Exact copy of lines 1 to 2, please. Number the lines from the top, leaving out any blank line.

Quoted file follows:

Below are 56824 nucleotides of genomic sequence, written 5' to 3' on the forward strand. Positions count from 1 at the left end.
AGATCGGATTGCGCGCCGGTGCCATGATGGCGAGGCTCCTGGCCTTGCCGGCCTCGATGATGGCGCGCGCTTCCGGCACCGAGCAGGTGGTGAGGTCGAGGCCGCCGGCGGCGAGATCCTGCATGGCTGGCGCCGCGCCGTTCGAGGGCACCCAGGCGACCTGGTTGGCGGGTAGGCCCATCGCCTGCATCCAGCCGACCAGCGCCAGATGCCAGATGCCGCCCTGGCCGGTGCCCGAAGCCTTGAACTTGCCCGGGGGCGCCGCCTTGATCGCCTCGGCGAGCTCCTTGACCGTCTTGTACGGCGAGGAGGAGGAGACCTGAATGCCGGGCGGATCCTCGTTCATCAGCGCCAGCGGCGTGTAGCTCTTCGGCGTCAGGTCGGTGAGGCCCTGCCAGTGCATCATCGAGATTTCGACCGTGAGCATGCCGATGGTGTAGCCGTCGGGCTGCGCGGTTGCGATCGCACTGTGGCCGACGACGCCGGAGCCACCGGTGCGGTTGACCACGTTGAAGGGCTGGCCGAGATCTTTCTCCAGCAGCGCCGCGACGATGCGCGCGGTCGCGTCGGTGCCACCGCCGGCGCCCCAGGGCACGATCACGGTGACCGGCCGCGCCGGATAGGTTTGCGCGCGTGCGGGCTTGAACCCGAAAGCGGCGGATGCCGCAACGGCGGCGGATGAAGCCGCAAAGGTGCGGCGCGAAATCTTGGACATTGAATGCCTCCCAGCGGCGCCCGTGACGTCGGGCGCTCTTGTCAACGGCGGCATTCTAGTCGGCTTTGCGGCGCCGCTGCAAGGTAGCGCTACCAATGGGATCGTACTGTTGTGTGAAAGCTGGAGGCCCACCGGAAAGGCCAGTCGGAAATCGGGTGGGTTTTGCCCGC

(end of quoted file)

Below are 56824 nucleotides of genomic sequence, written 5' to 3' on the forward strand. Positions count from 1 at the left end.
AGATCGGATTGCGCGCCGGTGCCATGATGGCGAGGCTCCTGGCCTTGCCGGCCTCGATGATGGCGCGCGCTTCCGGCACCGAGCAGGTGGTGAGGTCGAGGCCGCCGGCGGCGAGATCCTGCATGGCTGGCGCCGCGCCGTTCGAGGGCACCCAGGCGACCTGGTTGGCGGGTAGGCCCATCGCCTGCATCCAGCCGACCAGCGCCAGATGCCAGATGCCGCCCTGGCCGGTGCCCGAAGCCTTGAACTTGCCCGGGGGCGCCGCCTTGATCGCCTCGGCGAGCTCCTTGACCGTCTTGTACGGCGAGGAGGAGGAGACCTGAATGCCGGGCGGATCCTCGTTCATCAGCGCCAGCGGCGTGTAGCTCTTCGGCGTCAGGTCGGTGAGGCCCTGCCAGTGCATCATCGAGATTTCGACCGTGAGCATGCCGATGGTGTAGCCGTCGGGCTGCGCGGTTGCGATCGCACTGTGGCCGACGACGCCGGAGCCACCGGTGCGGTTGACCACGTTGAAGGGCTGGCCGAGATCTTTCTCCAGCAGCGCCGCGACGATGCGCGCGGTCGCGTCGGTGCCACCGCCGGCGCCCCAGGGCACGATCACGGTGACCGGCCGCGCCGGATAGGTTTGCGCGCGTGCGGGCTTGAACCCGAAAGCGGCGGATGCCGCAACGGCGGCGGATGAAGCCGCAAAGGTGCGGCGCGAAATCTTGGACATTGAATGCCTCCCAGCGGCGCCCGTGACGTCGGGCGCTCTTGTCAACGGCGGCATTCTAGTCGGCTTTGCGGCGCCGCTGCAAGGTAGCGCTACCAATGGGATCGTACTGTTGTGTGAAAGCTGGAGGCCCACCGGAAAGGCCAGTCGGAAATCGGGTGGGTTTTGCCCGC